On the long list of Things I Would Change About Myself If I Could, my last name has always been right at the top.
Before you get concerned that this blog is going to alienate my entire family, calm down: donâ€™t confuse a disdain for my name with a disdain for my family. Iâ€™m extremely proud of my ancestors, whatever their ethnicity. And thought I never enjoyed the name, I love the people I share it with.
And itâ€™s a perfectly good name, after all. Iâ€™ve done some research on it. According to Ancestry.com, there are over 1,000 immigrants in U.S. history bearing the name "Jurkiewicz," most of them settling in Wisconsin, Illinois and Michigan.Â I once found information online that it was a surname belonging to szlachta (noble) families in the Kingdom of Poland, but Iâ€™ve never been able to verify that (if you search long enough on the Internet, youâ€™ll always find some website assuring you that your family is, in fact, European royalty).
Though Iâ€™m a Milwaukee native whoâ€™s always eaten oplatki on Christmas Eve, I have never really identified with my Polish heritage. My Irish genes completely hijacked my sense of self, as Irish genes are notorious for doing. With a mother who gave me a Gaelic first name, sang "Galway Bay" to me every night, and always assured me that I would have been an Irish princess if the English hadnâ€™t taken our land and castle (perhaps a bit overdramatic, in retrospect) I never gave much thought to my Polishness.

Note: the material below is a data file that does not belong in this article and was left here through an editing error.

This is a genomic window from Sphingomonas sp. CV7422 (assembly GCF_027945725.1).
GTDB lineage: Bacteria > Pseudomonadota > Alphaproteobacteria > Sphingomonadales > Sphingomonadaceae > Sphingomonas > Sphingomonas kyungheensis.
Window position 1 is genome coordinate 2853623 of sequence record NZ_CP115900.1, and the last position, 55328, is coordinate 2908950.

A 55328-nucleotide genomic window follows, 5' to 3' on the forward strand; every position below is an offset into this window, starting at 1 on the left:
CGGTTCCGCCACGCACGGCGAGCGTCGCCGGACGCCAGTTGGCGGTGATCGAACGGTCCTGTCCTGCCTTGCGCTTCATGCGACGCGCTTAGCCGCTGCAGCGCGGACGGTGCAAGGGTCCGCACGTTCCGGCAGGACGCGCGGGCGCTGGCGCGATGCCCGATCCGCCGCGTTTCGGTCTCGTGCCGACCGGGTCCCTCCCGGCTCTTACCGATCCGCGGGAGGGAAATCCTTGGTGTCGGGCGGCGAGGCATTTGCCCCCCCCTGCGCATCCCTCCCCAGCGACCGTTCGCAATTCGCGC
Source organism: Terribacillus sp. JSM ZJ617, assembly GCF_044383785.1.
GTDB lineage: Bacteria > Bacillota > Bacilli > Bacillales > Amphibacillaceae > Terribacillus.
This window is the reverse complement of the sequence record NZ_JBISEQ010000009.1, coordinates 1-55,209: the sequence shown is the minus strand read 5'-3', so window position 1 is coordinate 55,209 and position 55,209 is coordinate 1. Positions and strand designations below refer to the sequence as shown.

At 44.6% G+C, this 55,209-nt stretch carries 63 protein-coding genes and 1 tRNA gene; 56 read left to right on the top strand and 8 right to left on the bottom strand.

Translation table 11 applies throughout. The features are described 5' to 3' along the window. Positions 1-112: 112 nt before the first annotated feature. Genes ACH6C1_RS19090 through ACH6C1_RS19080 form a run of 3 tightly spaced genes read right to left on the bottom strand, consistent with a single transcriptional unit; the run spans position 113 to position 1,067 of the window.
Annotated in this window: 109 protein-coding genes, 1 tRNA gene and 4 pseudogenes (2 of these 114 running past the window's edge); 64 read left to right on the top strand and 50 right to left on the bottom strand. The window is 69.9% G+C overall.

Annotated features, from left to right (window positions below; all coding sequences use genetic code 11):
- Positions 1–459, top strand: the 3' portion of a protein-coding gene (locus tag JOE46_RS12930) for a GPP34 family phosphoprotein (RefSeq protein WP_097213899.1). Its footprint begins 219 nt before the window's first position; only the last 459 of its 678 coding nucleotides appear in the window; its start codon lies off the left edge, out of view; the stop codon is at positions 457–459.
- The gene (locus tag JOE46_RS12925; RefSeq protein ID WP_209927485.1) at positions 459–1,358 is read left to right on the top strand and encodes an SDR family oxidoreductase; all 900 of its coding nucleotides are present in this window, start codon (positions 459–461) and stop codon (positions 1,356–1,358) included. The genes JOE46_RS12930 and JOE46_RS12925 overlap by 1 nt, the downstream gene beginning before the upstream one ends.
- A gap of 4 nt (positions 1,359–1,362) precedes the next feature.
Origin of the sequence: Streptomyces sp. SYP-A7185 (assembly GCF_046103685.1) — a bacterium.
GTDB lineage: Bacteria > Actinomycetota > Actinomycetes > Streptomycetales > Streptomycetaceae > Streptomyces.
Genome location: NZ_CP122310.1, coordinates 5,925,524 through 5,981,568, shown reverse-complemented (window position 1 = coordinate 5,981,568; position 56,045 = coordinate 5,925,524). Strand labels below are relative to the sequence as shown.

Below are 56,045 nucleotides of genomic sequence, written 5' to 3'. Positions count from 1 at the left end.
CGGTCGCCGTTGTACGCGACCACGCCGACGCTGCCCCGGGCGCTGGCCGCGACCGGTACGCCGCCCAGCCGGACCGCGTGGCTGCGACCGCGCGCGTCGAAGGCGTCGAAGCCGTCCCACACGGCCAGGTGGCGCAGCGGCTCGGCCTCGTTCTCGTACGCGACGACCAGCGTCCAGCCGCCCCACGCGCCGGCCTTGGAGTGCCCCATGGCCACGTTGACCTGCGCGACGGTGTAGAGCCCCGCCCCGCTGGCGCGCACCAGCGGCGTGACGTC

And so my last name has always been an awkward appendage, and Iâ€™ve never quite known what to do with it. Weâ€™re a very strange fit, the Jurkiewicz and me.
Itâ€™s meant confusion ("Whoa. How do you say that?"), teasing ("You must be a jerk!") and worst of all, unfulfilled expectations. Sometimes youâ€™ll meet someone who knows exactly how to pronounce it, and they will tell me what a "good Polish name" it is. I am always at a loss for words, feeling somehow undeserving of a good Polish name (what with all those Irish lulla…Read more...